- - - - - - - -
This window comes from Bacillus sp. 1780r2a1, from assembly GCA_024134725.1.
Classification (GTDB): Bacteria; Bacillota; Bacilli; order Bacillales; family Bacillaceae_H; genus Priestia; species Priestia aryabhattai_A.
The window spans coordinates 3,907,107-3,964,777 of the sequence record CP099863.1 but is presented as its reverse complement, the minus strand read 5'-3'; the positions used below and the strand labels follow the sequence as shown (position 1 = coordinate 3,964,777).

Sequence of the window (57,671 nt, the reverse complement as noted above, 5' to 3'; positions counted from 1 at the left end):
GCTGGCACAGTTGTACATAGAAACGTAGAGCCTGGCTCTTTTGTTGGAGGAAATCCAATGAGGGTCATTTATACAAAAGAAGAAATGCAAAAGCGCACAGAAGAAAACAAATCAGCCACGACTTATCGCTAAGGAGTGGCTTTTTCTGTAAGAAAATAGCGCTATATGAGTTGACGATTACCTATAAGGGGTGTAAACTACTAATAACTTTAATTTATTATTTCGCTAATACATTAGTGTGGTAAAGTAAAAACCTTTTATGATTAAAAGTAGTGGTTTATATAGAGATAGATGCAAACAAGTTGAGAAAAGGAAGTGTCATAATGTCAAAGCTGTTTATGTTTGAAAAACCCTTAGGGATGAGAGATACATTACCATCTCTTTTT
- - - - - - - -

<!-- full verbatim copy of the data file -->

This window comes from Bacillus sp. 1780r2a1, from assembly GCA_024134725.1.
Classification (GTDB): Bacteria; Bacillota; Bacilli; order Bacillales; family Bacillaceae_H; genus Priestia; species Priestia aryabhattai_A.
The window spans coordinates 3,907,107-3,964,777 of the sequence record CP099863.1 but is presented as its reverse complement, the minus strand read 5'-3'; the positions used below and the strand labels follow the sequence as shown (position 1 = coordinate 3,964,777).

Sequence of the window (57,671 nt, the reverse complement as noted above, 5' to 3'; positions counted from 1 at the left end):
GCTGGCACAGTTGTACATAGAAACGTAGAGCCTGGCTCTTTTGTTGGAGGAAATCCAATGAGGGTCATTTATACAAAAGAAGAAATGCAAAAGCGCACAGAAGAAAACAAATCAGCCACGACTTATCGCTAAGGAGTGGCTTTTTCTGTAAGAAAATAGCGCTATATGAGTTGACGATTACCTATAAGGGGTGTAAACTACTAATAACTTTAATTTATTATTTCGCTAATACATTAGTGTGGTAAAGTAAAAACCTTTTATGATTAAAAGTAGTGGTTTATATAGAGATAGATGCAAACAAGTTGAGAAAAGGAAGTGTCATAATGTCAAAGCTGTTTATGTTTGAAAAACCCTTAGGGATGAGAGATACATTACCATCTCTTTTT